Llanelli Naturalists Newsletter - January 2005 - No 71
Phillip Jones

In the last Newsletter I said I had unearthed a truffle from my small garden. My determination was, however, incorrect, as Brian Spooner at Kew, identified it as Stephensia bombycina (Strong-scented Stephensia).  He also reminded me that I had collected this species from Pembrey Forest in 1985. During my annual weeding effort I found another specimen in the garden this year. The common name accurately describes it as it does have a very powerful, but not unpleasant, odour.

This spring, fine specimens of Morchella esculeuta (Morel) were found in Pembrey Forest which made a splendid meal for some Naturalists’ members!  During our Ferryside walk (May 5th) another ascomycete (cup fungus family) Paxina acetabulum was found in good numbers.  A cup fungus collected from Pembrey Forest in September was determined as Peziza limnea by Mariko Parslow, a Kew mycologist.  This species is rare and found on damp soil, often under Alder, which is exactly where this was found.

During the Llanelli Naturalists evening walk at Furnace Pond (6th May), I spotted a small yellow fungus that seemed attached to a liverwort. When I got home I washed the mud away and found that the fungus was not attached to the liverwort but growing from a dead fly. The fungus looks like a small matchstick but a pale buff colour. This was Cordyceps forquingonii which is a Red Data list species on the Welsh list. The Cordyceps fungi are parasitic on various insects and two species of truffles.  C. forquingonii is probably not all that rare but more likely inconspicuous and overlooked as it has been found several times previously in the area.

July is the time to look for Armillaria ectypa (Marsh Honey Fungus) at Ffrwd Fen. This year the rare fungus was first seen on 15th July so I let those interested know. Martyn Ainsworth, a mycologist working for English Nature, came from Windsor on the 20th when we spent a day at Ffrwd. We found only a few specimens despite of a thorough search.  As well as taking photos, Martyn carefully examined the bases of A. ectypa to see they were connected to any particular plant.  In the field nothing could be seen but he took a specimen (plus lump of soil) back with him and reports that careful examination shows it does have rhizomorphs (root-like mycelia). He also discovered it is bioluminescent in complete darkness. Interestingly the gills glow but not the cap surface so it looks like a lampshade.  Despite frequent visits to Ffrwd, A. ectypa was only seen for one week this year.

Fairy rings are fascinating and produced by many fungi. It is however unusual to find a fairy ring made by a vascular plant. An almost complete ring of (Monotropa hypopitys subsp. hypophegea (Yellow Bird’s-nest) was found in the ‘Ashpits area’ between Pwll and Burry Port in June. The fairy ring is explained by the fact that the roots of Monotropa have an intimate association with a fungus: a myco-rhizal or fungus - root association.  Because of scattered willow bushes in the area it was not at first obvious that a self-sown Corsican Pine (Pinus nigra subsp. laricio) was at the centre of this ring which was 7m or 8m in diameter.  The fungus forms a myco-rhizal association with the roots of both the Monotropa and the pine.  Only the pine has chlorophyll to produce sugars which are needed by the Monotropa so the fungus transmits these nutrients to the Monotropa making this plant a parasite on the Pine rather than just being a saprophyte. About 350 spikes of Yellow Bird’s-nest were counted.  No obvious toadstool fruiting bodies were seen close to this ring until September when a partial ring of Tricholoma cingulatum (Girdled Knight) were noted about 10cm outside the Monotropa ring. It will need observations over several years to see what fungal species, if any, grow in the vicinity of the Monotropa.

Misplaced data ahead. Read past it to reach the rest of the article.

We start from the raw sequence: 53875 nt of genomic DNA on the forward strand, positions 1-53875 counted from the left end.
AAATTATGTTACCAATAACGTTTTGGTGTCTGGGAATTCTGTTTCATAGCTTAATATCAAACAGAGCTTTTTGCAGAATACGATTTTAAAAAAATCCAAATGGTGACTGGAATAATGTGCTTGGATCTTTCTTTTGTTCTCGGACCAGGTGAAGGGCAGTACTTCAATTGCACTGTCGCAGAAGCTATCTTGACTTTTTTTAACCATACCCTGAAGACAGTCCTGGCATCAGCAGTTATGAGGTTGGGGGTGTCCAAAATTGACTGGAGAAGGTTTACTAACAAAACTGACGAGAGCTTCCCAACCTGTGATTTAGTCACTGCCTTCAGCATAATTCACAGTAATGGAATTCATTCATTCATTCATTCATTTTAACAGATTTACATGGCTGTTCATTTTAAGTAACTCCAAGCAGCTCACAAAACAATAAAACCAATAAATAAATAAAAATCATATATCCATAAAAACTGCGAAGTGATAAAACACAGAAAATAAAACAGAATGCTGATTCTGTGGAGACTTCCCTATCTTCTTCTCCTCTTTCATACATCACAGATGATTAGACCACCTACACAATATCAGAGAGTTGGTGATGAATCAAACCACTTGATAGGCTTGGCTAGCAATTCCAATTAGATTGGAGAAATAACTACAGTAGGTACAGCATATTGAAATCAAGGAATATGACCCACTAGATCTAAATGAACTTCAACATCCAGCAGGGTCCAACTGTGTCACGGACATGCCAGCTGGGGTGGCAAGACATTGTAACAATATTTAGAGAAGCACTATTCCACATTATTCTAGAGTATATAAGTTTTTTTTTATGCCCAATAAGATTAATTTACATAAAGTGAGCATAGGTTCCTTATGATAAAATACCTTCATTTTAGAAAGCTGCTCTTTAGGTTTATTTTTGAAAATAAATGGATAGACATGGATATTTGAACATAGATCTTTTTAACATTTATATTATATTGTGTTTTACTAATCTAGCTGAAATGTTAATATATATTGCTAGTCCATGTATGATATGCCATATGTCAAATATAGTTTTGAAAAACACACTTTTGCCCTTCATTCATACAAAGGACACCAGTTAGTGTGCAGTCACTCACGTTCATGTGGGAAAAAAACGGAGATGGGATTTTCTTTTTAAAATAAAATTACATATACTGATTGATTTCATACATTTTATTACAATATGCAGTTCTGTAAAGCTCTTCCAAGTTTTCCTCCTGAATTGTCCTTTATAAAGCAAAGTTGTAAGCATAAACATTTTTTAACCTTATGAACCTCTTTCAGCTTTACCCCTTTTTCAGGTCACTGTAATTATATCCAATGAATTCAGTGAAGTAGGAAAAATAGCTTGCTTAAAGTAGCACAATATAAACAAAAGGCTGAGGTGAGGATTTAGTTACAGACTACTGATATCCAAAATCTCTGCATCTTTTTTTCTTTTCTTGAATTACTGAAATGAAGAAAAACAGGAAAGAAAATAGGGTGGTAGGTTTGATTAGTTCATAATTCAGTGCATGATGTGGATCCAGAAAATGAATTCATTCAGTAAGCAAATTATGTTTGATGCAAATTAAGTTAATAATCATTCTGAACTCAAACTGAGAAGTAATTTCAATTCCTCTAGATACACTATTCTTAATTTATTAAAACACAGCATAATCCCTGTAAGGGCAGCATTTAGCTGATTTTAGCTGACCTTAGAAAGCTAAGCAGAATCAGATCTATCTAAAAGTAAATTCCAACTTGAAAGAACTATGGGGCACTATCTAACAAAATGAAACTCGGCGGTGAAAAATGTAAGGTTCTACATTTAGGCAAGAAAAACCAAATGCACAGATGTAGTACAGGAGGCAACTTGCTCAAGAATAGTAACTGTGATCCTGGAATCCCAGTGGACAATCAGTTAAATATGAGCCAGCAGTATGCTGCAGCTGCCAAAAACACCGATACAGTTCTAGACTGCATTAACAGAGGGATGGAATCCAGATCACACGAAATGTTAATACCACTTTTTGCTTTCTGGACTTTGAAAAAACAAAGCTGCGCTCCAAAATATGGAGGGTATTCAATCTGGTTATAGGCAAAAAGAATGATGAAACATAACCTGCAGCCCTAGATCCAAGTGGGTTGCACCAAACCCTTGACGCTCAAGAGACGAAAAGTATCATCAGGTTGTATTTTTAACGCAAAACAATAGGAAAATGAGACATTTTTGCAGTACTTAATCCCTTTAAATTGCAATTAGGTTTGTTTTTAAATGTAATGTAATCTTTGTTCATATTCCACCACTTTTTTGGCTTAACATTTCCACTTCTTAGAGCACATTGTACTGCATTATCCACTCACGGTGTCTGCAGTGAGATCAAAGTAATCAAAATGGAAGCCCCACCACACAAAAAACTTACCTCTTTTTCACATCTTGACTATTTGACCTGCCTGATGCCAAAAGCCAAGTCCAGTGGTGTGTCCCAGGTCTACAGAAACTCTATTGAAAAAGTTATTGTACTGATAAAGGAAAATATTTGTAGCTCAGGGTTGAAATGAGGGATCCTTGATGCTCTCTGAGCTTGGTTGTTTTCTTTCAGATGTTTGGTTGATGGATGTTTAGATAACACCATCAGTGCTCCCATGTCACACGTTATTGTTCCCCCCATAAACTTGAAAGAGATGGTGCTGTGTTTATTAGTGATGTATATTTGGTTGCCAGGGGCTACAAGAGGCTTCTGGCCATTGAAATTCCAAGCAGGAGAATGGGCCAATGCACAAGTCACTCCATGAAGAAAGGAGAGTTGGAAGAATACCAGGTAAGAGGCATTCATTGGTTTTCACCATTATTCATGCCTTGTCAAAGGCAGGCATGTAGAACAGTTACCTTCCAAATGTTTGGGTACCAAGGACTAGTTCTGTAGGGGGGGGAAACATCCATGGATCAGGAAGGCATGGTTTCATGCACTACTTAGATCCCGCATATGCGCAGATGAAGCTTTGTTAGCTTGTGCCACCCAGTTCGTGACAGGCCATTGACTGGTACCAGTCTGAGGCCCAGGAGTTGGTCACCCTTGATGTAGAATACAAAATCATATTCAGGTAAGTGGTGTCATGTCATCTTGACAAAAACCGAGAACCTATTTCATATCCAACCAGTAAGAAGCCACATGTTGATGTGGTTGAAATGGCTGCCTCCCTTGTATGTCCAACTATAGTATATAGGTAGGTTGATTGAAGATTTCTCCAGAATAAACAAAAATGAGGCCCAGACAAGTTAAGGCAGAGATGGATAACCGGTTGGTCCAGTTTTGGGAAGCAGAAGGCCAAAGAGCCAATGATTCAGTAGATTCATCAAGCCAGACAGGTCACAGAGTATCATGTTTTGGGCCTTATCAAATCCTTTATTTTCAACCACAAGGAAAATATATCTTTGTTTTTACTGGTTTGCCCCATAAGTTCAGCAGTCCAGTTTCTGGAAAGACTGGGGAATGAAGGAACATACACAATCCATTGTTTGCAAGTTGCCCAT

While looking at the Monotropa ring I found a fungus not previously seen by me, Thelephora caryophylea.  The related T. terrestris (Earth Fan) is common and widespread but there have only been ten records of  T. caryophylea in the UK since 1920. There are 37 UK records prior to 1920 but only two of these from Wales, both in 1918 and both from Gower.

Many more fungi were seen during the organised fungus finding walks this year than in the previous two or three years as the mild wet weather favoured fruiting body production.  An enthusiastic group met at Pembrey Country Park on 16th October.  Plenty of Geastrum triplex (Collared Earthstar) were found as well as G. fimbriatum (Sessile Earthstar). Waxcaps (Hygrocybe) as well as earthtongues (Geoglossum) were plentiful in suitable grassy areas.

In spite of steady rain a dozen people braved the elements on 23rd October at Mynydd Mawr Woodlands, including Dennis Smith and Wildlife Trust members and we had a good walk with enough species to look at including several ‘jelly fungi’, Tremella mesenterica (Yellow Brain), T. foliacea (Leafy Brain) and Exidia nucleata (Crystal Brain). One area had numerous Leotia lubrica (Jellybaby), which is one of the cup fungus family rather than a ‘jelly fungus’. Confusing?

You will note that many fungi have been given a common name as well as the scientific name.  A booklet has recently been published giving a list of recommended English names for about 1,000 species of fungi in order to give them a more popular, accessible identity.  This list is available on both the Plantlife (www.plantlife.org.uk) and British Mycological Society (www.britmycolsoc.org.uk) websites.  I will gladly photocopy the list for the cost of doing so for anyone interested who does not have access to the web.